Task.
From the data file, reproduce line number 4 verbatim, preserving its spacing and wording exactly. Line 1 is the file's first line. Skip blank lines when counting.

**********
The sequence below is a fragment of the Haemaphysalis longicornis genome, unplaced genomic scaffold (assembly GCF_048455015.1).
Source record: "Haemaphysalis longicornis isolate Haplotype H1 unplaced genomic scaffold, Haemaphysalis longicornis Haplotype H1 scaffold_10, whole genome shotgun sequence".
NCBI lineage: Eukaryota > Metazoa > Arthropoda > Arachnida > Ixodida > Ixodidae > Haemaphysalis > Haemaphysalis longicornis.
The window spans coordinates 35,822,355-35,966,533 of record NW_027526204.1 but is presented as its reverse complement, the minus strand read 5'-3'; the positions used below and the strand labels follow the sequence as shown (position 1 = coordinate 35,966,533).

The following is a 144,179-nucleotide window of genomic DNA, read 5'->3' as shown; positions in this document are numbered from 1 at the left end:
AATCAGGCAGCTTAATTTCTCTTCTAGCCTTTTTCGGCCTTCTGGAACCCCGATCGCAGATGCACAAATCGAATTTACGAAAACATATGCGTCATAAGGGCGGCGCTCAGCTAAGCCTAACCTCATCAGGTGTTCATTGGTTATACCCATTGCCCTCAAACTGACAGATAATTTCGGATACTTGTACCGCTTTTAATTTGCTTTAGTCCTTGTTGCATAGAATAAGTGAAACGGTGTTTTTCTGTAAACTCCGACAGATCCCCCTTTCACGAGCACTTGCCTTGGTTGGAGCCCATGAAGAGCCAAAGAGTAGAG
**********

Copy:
The window spans coordinates 35,822,355-35,966,533 of record NW_027526204.1 but is presented as its reverse complement, the minus strand read 5'-3'; the positions used below and the strand labels follow the sequence as shown (position 1 = coordinate 35,966,533).